Porsche’s much-vaunted 959, the German manufacturer’s first supercar, and some would say the best supercar to ever sport the legendary Porsche badge on his nose. Needless to say, this is a true icon that certainly can’t get any better, can it?
At this point, Bruce Canepa not only has ideas to improve the race, but has successfully done so for a number of rich gears, starting with a slight metamorphosis of the Porsche legend, increasing performance, not just a times but many times. Anyone with deep enough pockets can have a thoroughly modern version of one of the rarest supercars on the planet. Rather than cutting, pasting and exploding the classic 959 lines, Canepa is keeping appearances as close to stock as possible, the process, after all, starting with an exclusive $1 million+ supercar worthy of some respect.
The question is, how good is one of the fastest supercars of the 80s when given a facelift? Even without thinking about it, Canepa’s restomod 959 is gorgeous, a custom supercar classic we’d love to own.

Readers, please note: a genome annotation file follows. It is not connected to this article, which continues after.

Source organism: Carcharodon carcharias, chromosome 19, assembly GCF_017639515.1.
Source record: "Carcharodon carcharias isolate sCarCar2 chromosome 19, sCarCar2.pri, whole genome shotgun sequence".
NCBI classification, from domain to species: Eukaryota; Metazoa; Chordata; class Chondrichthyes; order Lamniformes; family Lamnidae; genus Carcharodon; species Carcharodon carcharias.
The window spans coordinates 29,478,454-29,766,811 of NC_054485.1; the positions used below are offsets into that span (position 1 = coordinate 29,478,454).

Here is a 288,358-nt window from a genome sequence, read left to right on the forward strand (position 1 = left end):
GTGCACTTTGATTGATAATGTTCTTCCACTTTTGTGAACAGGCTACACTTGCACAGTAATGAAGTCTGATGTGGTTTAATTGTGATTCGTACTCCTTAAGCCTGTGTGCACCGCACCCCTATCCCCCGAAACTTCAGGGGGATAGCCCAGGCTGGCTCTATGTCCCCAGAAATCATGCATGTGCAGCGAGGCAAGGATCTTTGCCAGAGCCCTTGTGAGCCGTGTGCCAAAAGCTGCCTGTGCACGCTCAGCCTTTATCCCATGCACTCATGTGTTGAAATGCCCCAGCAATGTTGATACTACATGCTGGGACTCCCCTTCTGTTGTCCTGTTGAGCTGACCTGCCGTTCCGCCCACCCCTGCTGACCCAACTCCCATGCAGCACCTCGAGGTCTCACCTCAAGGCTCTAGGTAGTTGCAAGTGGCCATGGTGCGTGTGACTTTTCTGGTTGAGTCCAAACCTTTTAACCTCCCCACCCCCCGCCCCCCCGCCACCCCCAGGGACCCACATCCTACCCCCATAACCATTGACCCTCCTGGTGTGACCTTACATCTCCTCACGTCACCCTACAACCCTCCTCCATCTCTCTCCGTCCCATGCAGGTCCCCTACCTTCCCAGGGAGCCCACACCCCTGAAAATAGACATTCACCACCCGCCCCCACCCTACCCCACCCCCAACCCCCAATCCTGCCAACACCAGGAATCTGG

9 Rarefy the breed
Arguably the first true hypercar, Porsche’s 959 redefined how fast street-legal cars could be—provided, of course, you had $300,000 to spare. Then there was a question of availability, although it was largely an overheated 911, Porsche would never mass produce the 959, preferring to keep the numbers low, in all only 292 examples were built and sold to customers.
The rarity hasn’t deterred Canepa in his 30+ year quest to improve the 959, gently forcing the chassis, body and drivetrain adding subtle updates that even ardent Porsche fans will find hard to get. spot. With the question of whether to modify an icon quickly fading as you slip behind the wheel, Canepa has achieved the unimaginable, making Porsche 959s rarer and better than ever.